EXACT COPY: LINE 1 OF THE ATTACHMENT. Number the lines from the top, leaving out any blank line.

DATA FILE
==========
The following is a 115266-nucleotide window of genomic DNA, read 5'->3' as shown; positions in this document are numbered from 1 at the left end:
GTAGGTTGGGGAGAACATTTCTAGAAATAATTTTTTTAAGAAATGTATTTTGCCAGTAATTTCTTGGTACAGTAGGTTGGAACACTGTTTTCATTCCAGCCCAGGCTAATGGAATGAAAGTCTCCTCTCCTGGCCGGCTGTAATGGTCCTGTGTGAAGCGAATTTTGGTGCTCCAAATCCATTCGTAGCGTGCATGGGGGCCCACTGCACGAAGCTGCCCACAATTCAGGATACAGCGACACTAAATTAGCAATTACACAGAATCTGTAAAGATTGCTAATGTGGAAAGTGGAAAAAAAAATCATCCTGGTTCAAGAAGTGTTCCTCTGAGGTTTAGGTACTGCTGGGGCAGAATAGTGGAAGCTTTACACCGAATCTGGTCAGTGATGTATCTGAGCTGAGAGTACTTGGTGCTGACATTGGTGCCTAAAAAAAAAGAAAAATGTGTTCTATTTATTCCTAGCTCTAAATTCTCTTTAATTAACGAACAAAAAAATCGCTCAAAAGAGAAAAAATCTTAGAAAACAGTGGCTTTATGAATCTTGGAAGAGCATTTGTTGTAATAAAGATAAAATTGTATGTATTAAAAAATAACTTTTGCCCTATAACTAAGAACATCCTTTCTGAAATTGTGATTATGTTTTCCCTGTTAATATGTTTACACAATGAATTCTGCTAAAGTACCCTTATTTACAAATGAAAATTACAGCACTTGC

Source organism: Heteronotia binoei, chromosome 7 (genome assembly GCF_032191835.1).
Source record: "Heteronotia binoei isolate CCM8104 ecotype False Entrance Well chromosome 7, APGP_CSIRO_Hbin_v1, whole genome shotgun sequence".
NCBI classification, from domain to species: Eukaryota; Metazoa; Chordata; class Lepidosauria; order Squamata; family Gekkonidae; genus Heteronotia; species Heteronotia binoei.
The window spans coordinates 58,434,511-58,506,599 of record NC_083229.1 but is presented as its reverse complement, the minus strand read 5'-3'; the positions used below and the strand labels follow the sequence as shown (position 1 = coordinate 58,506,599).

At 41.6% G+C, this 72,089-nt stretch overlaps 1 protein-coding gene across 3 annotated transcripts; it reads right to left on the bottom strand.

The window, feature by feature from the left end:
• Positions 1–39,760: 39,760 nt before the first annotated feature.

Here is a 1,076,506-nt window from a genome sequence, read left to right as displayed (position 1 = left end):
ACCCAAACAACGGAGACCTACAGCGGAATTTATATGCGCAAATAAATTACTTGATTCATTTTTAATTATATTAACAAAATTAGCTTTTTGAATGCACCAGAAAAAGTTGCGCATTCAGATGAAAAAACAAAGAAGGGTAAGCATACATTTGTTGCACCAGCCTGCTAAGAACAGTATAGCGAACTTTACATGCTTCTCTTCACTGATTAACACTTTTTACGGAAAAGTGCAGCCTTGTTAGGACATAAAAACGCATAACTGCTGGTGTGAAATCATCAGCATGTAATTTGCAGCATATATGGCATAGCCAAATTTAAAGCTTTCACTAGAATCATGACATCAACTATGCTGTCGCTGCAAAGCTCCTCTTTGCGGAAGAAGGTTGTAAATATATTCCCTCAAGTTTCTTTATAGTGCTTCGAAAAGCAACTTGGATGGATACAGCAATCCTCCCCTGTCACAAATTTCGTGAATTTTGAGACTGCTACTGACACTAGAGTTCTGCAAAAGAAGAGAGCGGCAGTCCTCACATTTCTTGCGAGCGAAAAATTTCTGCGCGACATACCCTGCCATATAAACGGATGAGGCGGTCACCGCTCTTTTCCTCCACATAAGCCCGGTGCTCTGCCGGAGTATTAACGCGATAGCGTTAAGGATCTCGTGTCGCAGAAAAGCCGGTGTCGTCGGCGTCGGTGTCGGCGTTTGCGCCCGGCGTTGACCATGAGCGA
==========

The following is a 115266-nucleotide window of genomic DNA, read 5'->3' as shown; positions in this document are numbered from 1 at the left end: